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Family sitting on a couch while surfing on the internetFamily sitting on a couch while surfing on the internet

When used safely, the internet can be a lot of fun. It allows us to connect with our friends and family, share ideas and stay informed. But there are some risks and dangers too, which we should all be aware of. One of these risks is cyberbullying.

What is cyberbullying?

Cyberbullying is a form of bullying that uses technology, such as apps & the internet, to target another person. It can happen anytime, anywhere and on any platform, from social media sites and email to messaging apps, chat rooms, and even computer games.

Cyberbullying involves harassing, threatening or humiliating a person. It might start directly online, or it might be a continuation of offline bullying such as at school.

Types of cyberbullying

There are many different types of cyberbullying. Some examples include:

  • Sending hurtful messages directly or via social media posts
  • Spreading false rumors, gossip or images
  • Deliberately leaving out people from messages in a group
  • Sharing personal information or revealing someone’s secrets in public
  • Making others feel unsafe by leaving scary or threatening messages

Cyberbullying on social media

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always think if it can hurt someone’s feelings and how would you feel if that message or post came to you.

On social media, cyberbullying can be difficult to stop as posts can spread quickly – by the time one is removed, there could be five more – and because social media is something we can access all the time it can feel too much.

Before posting anything in social media:

Effects of cyberbullying

Someone who is being cyberbullied might start to think badly of themselves, or feel sad, lonely or nervous. They might lose confidence or have problems at school or with friends. It’s important to know that what you are experiencing is not your fault and there is support out there for you.

How to stop cyberbullying

There are a number of ways you can prevent and stop cyberbullying.

  1. Ask for help

    Don’t be afraid to talk to your parents, teachers or a trusted adult. They can offer you support, advice and help you to report what’s happening to the relevant websites or social media platforms. Talking to others about how you’re feeling can also help you feel less alone.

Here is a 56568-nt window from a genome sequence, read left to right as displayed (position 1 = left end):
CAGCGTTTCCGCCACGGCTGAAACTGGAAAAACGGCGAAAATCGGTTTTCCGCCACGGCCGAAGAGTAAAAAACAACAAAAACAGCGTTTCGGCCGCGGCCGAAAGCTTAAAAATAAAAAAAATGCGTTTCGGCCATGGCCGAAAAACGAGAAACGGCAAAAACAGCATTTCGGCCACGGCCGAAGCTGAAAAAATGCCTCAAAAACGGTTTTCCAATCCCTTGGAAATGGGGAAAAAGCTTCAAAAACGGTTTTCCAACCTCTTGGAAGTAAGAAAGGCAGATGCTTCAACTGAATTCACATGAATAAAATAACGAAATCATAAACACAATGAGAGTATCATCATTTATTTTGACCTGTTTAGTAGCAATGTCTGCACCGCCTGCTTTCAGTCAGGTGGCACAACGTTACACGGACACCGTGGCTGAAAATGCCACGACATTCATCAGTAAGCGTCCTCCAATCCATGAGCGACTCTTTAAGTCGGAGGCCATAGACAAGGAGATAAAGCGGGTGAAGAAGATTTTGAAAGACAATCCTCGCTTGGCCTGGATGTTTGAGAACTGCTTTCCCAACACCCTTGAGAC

You can also contact independent support services, such as Childline which is available online at, or via phone on 0800 1111 if you are under 19 years of age.

  2. Adjust your privacy settings

    You can adjust your privacy settings to stop unwanted messages coming through, or so that only people you know and trust can see what you post. If you’re struggling to do so, ask a parent or teacher to help.

  3. Avoid retaliation

    It can be difficult but try not to respond by sending the cyberbully similar posts or spreading rumours about them, it will only make you fall into a horrible trap of becoming a cyberbully yourself. Instead, make sure you’re spending time offline with the people you care about.

Daughter and mother sitting on a couch while looking at a phoneDaughter and mother sitting on a couch while looking at a phone

Some other dangers of social media

1 Fake social media profiles:

There are people on social media who are not who they say they are. To help identify fake profiles, watch out for these signs:

  • Usually has very few or no actual pictures of the person
  • It was created recently
  • Has very few or no contacts in common

2Over sharing information without realising it

For example through hidden info on your photos:

  • Photos contain EXIF data - information about the camera you took the photo with that allow the receiver to trace where the photo was taken.
  • Check out this article on how to remove EXIF data from your photos and how to stop your phone automatically collecting location data when you take a photo.
Teacher and student looking at a laptopTeacher and student looking at a laptop

Staying safe on social media

Try the following advice for cyberbullying and to stay safe online:

1 Use safe passwords and change them often

  • Try a combination of letters (lowercase & uppercase), numbers and special characters.
  • Avoid using your name, email address, birth date or other easy to guess information.

2 Don’t tell anyone your social media passwords or let them see you logging in

  • If you do so, change the password as soon as possible.

3 Sign out of your accounts

  • If you’re using a public or anyone else’s computer be sure to sign out of your accounts before leaving the computer.

4 Think twice before you post anything online because once it’s out there it’s very difficult to completely remove it

  • It is easy for people to screenshot your post.
  • Comments may be taken out of context and cause damage to you in the long term.
  • Think especially carefully before posting anything that may cause damage or hurt anyone. Cyberbullying is not ok – and can have an enormous negative effect on someone’s life.
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No one deserves to be bullied offline, or online.